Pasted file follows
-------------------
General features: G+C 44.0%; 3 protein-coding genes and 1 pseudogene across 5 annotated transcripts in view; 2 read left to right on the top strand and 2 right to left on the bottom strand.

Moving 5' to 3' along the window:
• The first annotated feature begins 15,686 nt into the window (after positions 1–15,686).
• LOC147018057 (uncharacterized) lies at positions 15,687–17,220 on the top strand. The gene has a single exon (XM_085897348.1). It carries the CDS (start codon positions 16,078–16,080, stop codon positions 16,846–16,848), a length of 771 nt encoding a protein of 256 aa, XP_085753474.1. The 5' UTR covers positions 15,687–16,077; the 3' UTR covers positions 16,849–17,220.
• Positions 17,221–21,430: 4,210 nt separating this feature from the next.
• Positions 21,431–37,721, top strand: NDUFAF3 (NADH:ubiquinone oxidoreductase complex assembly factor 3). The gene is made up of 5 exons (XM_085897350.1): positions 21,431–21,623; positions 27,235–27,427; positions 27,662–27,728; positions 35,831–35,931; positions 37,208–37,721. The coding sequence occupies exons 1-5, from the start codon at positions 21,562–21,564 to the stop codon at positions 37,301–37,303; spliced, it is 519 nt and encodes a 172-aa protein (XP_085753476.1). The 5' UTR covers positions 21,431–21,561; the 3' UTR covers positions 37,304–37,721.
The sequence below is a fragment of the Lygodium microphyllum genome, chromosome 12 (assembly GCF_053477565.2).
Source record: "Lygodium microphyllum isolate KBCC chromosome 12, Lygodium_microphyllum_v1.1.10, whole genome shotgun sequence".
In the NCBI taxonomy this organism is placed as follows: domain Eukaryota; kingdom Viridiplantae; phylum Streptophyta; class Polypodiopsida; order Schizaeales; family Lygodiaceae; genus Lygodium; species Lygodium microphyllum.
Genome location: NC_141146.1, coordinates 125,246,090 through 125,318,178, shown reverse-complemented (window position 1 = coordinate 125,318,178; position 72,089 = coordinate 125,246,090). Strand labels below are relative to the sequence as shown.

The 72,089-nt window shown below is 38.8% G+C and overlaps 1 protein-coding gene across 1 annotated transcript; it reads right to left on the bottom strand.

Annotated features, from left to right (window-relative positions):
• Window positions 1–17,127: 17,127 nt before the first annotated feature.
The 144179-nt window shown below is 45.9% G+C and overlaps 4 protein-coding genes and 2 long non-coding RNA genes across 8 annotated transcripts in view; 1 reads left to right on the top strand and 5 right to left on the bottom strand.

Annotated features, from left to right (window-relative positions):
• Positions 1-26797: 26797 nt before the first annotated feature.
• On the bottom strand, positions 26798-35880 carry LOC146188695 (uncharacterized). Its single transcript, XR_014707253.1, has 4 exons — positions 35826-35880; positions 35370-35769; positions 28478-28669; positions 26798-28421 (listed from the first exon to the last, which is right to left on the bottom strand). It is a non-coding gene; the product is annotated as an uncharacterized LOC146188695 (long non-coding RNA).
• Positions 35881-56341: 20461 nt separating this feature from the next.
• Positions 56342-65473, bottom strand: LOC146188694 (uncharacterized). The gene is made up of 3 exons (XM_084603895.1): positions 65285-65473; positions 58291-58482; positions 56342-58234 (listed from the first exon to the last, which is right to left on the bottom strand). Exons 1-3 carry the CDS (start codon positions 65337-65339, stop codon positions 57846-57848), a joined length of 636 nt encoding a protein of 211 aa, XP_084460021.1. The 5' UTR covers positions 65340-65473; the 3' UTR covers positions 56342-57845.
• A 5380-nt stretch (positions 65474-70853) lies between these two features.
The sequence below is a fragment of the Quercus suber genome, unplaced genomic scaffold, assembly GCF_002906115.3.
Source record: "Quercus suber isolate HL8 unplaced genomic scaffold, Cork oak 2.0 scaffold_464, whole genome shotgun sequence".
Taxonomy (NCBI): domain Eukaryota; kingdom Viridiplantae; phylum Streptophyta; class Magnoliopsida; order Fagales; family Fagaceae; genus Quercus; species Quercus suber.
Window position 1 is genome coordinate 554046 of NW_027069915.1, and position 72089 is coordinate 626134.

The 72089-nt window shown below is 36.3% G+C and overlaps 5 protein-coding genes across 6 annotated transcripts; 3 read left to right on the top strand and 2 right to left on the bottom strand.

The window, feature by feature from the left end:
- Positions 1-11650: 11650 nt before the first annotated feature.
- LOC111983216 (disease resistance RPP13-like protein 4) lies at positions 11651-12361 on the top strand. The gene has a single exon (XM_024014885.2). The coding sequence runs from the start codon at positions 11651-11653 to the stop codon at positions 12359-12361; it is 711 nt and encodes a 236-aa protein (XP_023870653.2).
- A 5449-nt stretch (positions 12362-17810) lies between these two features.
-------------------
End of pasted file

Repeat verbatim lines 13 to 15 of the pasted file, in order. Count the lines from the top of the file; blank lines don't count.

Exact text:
• Window positions 1–17,127: 17,127 nt before the first annotated feature.
The 144179-nt window shown below is 45.9% G+C and overlaps 4 protein-coding genes and 2 long non-coding RNA genes across 8 annotated transcripts in view; 1 reads left to right on the top strand and 5 right to left on the bottom strand.

Annotated features, from left to right (window-relative positions):